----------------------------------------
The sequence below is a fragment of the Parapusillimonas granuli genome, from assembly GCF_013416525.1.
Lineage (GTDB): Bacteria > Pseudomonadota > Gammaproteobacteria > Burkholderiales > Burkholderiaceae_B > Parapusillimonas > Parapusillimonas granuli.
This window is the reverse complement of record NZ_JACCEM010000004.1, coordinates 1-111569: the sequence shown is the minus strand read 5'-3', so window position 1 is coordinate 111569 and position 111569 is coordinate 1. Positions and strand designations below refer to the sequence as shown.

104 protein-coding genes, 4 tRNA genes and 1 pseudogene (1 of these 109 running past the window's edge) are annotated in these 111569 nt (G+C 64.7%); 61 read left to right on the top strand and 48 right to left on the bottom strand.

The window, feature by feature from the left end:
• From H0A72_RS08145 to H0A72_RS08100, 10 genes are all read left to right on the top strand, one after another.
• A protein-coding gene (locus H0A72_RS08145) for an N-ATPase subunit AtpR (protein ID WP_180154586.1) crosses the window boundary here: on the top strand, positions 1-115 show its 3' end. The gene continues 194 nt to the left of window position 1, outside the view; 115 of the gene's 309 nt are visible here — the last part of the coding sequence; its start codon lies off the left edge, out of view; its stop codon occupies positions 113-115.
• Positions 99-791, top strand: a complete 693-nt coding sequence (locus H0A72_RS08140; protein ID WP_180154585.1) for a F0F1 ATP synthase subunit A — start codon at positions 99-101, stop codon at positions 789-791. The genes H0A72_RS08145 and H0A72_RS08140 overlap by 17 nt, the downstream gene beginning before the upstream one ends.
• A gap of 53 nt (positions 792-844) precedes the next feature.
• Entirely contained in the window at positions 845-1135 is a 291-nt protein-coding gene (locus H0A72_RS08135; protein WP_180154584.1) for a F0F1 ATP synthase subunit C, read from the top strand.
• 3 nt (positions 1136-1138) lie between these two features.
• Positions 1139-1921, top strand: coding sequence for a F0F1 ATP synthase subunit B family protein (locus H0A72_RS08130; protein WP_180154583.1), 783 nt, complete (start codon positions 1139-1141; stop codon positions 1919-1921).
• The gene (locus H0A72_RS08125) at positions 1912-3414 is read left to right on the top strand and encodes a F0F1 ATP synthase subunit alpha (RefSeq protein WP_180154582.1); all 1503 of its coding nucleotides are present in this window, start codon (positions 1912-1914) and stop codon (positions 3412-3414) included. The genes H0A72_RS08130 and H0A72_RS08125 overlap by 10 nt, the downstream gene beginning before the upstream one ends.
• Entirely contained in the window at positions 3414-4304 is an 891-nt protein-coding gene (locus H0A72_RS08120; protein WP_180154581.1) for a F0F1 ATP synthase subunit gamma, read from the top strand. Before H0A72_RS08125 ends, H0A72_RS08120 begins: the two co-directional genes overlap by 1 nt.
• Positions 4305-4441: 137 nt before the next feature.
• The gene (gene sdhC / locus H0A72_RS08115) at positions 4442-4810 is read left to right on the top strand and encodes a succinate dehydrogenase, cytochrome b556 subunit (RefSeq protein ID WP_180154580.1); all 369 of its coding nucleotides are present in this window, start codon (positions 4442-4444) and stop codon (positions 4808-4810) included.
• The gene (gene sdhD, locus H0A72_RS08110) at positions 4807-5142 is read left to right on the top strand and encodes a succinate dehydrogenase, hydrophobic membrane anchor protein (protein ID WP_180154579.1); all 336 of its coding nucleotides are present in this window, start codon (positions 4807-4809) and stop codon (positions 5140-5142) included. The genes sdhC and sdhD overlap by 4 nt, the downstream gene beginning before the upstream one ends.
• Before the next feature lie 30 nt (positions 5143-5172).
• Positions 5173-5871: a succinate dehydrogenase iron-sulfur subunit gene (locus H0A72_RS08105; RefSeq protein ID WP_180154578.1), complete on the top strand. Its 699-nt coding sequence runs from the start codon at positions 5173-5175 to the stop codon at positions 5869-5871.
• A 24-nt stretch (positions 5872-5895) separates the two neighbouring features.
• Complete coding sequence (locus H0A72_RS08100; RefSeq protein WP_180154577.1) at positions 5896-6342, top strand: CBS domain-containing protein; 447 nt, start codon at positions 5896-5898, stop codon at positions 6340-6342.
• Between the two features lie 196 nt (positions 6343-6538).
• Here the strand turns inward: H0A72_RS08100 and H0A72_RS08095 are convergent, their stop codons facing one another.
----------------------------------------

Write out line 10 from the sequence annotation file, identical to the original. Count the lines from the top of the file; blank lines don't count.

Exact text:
• Entirely contained in the window at positions 845-1135 is a 291-nt protein-coding gene (locus H0A72_RS08135; protein WP_180154584.1) for a F0F1 ATP synthase subunit C, read from the top strand.